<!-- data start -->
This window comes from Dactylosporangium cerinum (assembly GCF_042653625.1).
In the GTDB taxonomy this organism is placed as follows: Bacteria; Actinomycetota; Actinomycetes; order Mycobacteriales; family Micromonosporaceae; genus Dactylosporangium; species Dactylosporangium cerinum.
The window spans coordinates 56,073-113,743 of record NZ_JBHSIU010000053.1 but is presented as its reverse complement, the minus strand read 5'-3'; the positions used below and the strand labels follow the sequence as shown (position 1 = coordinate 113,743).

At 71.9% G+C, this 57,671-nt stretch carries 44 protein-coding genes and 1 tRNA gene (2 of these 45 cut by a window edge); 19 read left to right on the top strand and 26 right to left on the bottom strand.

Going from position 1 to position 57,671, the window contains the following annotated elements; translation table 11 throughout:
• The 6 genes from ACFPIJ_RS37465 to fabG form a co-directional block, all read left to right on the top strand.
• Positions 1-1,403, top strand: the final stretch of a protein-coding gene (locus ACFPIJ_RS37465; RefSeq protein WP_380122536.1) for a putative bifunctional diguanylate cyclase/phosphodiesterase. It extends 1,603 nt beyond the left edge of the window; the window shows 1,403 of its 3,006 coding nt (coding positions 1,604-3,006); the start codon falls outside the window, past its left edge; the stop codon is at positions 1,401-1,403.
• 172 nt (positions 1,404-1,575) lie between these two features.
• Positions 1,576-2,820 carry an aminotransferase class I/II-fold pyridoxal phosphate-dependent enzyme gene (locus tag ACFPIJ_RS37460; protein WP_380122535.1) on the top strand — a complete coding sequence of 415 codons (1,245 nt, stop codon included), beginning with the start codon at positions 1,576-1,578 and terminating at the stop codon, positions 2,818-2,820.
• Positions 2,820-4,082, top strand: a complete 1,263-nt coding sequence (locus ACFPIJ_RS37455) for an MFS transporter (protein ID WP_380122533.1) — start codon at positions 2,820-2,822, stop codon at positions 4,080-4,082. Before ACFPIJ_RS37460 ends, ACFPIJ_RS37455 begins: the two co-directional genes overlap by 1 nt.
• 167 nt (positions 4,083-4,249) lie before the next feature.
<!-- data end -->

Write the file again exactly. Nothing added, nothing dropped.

This window comes from Dactylosporangium cerinum (assembly GCF_042653625.1).
In the GTDB taxonomy this organism is placed as follows: Bacteria; Actinomycetota; Actinomycetes; order Mycobacteriales; family Micromonosporaceae; genus Dactylosporangium; species Dactylosporangium cerinum.
The window spans coordinates 56,073-113,743 of record NZ_JBHSIU010000053.1 but is presented as its reverse complement, the minus strand read 5'-3'; the positions used below and the strand labels follow the sequence as shown (position 1 = coordinate 113,743).

At 71.9% G+C, this 57,671-nt stretch carries 44 protein-coding genes and 1 tRNA gene (2 of these 45 cut by a window edge); 19 read left to right on the top strand and 26 right to left on the bottom strand.

Going from position 1 to position 57,671, the window contains the following annotated elements; translation table 11 throughout:
• The 6 genes from ACFPIJ_RS37465 to fabG form a co-directional block, all read left to right on the top strand.
• Positions 1-1,403, top strand: the final stretch of a protein-coding gene (locus ACFPIJ_RS37465; RefSeq protein WP_380122536.1) for a putative bifunctional diguanylate cyclase/phosphodiesterase. It extends 1,603 nt beyond the left edge of the window; the window shows 1,403 of its 3,006 coding nt (coding positions 1,604-3,006); the start codon falls outside the window, past its left edge; the stop codon is at positions 1,401-1,403.
• 172 nt (positions 1,404-1,575) lie between these two features.
• Positions 1,576-2,820 carry an aminotransferase class I/II-fold pyridoxal phosphate-dependent enzyme gene (locus tag ACFPIJ_RS37460; protein WP_380122535.1) on the top strand — a complete coding sequence of 415 codons (1,245 nt, stop codon included), beginning with the start codon at positions 1,576-1,578 and terminating at the stop codon, positions 2,818-2,820.
• Positions 2,820-4,082, top strand: a complete 1,263-nt coding sequence (locus ACFPIJ_RS37455) for an MFS transporter (protein ID WP_380122533.1) — start codon at positions 2,820-2,822, stop codon at positions 4,080-4,082. Before ACFPIJ_RS37460 ends, ACFPIJ_RS37455 begins: the two co-directional genes overlap by 1 nt.
• 167 nt (positions 4,083-4,249) lie before the next feature.